Ontario’s COVID-19 science table says the province can reopen schools safely on a regional basis while limiting the risk of further virus transmission.
The new advice comes in response to Premier Doug Ford’s request for input on whether or not the province should reopen schools as virus cases trend downward.
He defended the decision Friday saying he was looking for a general consensus on the issue before making a decision.
Ontario students were moved to remote learning in mid-April.
The table said some regions could reopen based on the advice of local medical officers of health and continued adherence to public health measures.
Ronald Cohn, president and CEO of Toronto’s SickKids hospital told Global News that, “Schools really do play a unique role in our society and should not be grouped together with other sectors when we’re are considering reopening plans.”
Cohn called schools the “essential work of Ontario’s children” and said now is the time to put action behind the words that “schools should be the first to open and the last to close.”
He said the hospital spoke with the science table and members of the children’s healthcare coalition and that they are all in support of the regional reopening approach.
However, there are some who are in opposition of the reopening of schools including Brooks Fallis, a critical care physician in Peel Region and former medical director of critical care at William Osler.
Fallis told Global News that Ontario is in good position right now but that there are still high case and ICU numbers.
He said he advocates for keeping kids online but giving them more outdoor time and “really leveraging that outdoors nice weather for the mental health benefits.”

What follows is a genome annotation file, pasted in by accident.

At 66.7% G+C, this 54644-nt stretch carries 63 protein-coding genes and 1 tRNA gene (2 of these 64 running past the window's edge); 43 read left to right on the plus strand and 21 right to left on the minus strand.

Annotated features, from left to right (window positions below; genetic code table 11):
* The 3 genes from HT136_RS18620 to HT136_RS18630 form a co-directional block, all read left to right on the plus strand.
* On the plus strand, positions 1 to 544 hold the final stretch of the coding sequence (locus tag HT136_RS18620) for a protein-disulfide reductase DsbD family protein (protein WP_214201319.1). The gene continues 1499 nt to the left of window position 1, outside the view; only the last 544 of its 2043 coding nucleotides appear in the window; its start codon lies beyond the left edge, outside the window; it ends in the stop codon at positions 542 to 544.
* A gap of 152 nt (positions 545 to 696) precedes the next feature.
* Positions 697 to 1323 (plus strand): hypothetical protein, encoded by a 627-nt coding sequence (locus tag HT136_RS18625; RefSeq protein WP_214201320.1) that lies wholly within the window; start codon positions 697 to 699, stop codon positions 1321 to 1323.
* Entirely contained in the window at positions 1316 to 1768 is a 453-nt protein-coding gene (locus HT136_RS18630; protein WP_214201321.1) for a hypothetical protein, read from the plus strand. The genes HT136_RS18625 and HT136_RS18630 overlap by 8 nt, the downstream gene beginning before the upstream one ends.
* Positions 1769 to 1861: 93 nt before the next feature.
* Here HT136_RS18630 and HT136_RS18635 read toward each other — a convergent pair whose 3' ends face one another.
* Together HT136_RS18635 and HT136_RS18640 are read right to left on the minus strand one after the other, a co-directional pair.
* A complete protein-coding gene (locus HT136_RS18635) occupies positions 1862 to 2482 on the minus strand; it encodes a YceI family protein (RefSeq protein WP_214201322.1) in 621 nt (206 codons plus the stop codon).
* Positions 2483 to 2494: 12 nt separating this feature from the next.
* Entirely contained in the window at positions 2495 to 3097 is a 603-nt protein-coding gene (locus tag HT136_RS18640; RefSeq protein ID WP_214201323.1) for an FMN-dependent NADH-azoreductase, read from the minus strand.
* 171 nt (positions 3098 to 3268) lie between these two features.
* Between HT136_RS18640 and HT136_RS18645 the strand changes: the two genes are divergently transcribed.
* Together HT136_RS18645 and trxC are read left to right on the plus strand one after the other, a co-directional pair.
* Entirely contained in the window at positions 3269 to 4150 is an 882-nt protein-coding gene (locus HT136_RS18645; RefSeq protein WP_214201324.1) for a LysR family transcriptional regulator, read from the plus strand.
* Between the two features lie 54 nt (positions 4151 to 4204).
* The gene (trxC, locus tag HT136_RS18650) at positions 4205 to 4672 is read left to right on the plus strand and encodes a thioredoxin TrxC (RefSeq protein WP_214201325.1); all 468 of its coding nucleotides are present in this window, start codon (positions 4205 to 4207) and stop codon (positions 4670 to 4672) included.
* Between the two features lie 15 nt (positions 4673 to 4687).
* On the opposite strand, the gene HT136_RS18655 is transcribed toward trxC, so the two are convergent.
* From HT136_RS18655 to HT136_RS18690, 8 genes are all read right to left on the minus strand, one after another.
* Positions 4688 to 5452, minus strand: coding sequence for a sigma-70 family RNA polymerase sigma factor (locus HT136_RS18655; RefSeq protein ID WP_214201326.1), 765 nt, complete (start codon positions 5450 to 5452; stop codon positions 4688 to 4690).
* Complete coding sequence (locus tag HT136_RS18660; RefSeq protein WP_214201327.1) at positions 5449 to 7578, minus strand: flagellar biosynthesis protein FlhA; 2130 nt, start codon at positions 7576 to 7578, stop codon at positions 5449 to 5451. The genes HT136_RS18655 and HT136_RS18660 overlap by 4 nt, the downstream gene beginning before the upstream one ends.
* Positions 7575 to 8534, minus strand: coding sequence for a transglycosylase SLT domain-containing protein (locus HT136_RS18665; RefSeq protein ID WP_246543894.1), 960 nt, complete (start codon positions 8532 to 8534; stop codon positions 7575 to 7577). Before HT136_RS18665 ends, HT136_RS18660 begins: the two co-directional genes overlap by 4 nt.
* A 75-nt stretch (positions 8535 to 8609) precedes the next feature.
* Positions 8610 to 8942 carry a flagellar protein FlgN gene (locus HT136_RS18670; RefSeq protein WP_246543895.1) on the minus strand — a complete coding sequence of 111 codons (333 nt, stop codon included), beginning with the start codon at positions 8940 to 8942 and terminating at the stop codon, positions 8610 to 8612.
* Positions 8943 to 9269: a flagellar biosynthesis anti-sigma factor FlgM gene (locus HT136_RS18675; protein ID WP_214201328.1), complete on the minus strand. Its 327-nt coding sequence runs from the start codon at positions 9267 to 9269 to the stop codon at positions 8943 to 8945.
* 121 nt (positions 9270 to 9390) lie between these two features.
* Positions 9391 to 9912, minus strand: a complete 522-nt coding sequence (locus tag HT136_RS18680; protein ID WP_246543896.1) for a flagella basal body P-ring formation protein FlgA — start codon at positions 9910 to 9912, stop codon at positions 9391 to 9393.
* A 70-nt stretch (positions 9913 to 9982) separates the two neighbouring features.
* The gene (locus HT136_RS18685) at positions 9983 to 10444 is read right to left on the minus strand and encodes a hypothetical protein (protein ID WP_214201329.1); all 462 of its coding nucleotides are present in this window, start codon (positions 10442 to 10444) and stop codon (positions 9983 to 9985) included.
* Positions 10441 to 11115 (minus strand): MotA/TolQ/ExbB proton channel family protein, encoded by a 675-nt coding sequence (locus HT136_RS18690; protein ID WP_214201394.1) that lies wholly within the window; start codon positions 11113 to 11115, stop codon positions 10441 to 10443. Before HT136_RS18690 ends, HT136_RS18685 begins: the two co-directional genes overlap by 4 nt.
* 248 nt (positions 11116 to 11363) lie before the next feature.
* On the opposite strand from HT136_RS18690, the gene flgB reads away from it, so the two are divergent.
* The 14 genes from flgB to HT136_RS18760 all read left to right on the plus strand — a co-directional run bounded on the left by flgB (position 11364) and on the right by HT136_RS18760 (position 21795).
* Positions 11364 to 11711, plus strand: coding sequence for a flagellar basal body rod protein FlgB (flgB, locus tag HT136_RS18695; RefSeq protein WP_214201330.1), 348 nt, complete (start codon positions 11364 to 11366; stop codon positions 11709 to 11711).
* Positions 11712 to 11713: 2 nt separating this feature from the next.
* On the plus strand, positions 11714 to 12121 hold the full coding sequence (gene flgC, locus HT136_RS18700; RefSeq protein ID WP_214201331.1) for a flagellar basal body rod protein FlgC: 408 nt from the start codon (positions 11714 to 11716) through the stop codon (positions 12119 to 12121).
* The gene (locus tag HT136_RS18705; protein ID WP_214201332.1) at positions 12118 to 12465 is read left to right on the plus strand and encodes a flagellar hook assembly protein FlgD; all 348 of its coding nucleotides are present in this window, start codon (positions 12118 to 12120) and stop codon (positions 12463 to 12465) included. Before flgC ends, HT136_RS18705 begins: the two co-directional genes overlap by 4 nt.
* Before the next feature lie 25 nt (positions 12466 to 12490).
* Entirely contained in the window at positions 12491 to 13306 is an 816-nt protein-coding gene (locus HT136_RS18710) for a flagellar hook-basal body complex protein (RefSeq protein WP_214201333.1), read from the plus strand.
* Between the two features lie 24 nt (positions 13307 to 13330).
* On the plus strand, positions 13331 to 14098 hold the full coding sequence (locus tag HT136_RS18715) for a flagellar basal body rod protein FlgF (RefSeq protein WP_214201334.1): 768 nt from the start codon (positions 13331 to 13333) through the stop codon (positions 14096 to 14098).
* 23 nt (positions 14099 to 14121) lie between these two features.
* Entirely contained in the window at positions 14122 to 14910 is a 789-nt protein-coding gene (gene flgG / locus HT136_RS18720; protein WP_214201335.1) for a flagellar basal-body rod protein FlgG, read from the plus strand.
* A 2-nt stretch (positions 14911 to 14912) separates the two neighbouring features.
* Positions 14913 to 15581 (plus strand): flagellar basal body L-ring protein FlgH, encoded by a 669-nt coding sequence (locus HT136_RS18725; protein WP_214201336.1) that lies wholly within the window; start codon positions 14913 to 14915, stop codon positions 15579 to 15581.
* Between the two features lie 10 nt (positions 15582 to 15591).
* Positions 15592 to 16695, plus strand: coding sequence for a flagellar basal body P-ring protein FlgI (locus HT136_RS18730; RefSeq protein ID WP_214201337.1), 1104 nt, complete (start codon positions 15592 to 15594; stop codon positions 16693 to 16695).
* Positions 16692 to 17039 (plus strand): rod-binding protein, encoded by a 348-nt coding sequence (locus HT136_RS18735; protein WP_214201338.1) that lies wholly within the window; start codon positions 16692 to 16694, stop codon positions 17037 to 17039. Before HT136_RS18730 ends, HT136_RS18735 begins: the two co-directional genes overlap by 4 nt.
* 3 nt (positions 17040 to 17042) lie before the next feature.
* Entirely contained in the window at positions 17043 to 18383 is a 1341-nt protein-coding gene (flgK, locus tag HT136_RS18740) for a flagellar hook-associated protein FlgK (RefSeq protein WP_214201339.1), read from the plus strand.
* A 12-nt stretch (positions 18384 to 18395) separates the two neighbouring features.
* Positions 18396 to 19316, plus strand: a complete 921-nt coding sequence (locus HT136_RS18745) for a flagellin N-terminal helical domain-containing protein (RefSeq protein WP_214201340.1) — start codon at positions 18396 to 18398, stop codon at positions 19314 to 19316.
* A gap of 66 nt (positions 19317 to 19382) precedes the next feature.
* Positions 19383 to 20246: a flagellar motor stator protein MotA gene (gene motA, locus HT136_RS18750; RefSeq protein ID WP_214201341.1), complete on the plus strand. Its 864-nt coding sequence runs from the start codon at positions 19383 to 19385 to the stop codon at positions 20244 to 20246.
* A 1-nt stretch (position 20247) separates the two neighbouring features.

Fallis said if schools should reopen, it should definitely be a regional approach but that Toronto, Peel and most of the GTA should not reopen.
“These areas have shown themselves to contain hot spot regions where COVID very easily takes off …,” he said, adding, “Why take the gamble when you’re in such a good position, when by the end of summer, we can really be in a good position to open safely in September.”
Fallis said the province should take the summer to come up with a safe reopening plan for September which should include better ventilation and smaller class sizes.
Ontario parents, critics and experts have been calling on resuming in-person learning due to the possibility of detrimental effects on students in regards to their mental health.
The table said reopening would allow schools to re-establish contact with teachers and peers.
Cohn echoed the sentiment, saying the closure of in-person learning has taken a toll on all children but especially those living in “vulnerable conditions.”
He said the hospital is seeing children under “severe distress” pointing to an increase in those suffering from anxiety, depression, suicidal thoughts and eating disorders as just some examples.
“There are countless other children who are languishing,” Cohn said.
The science table recently said reopening schools could cause COVID-19 case rates to rise between six and 11 per cent. However, it said on Saturday the most public health units believe the increase would be “manageable.”
Cohn added that with the vaccine rollout being accelerated in Ontario, on top of the already “robust” testing and screening that was taking place in schools, that he truly believes they are safe to reopen based on the regional approach.
“I recognize it’s only a few weeks but every day in the life of a child matters.”
—With files from Matthew Bingley and The Canadian PressView link »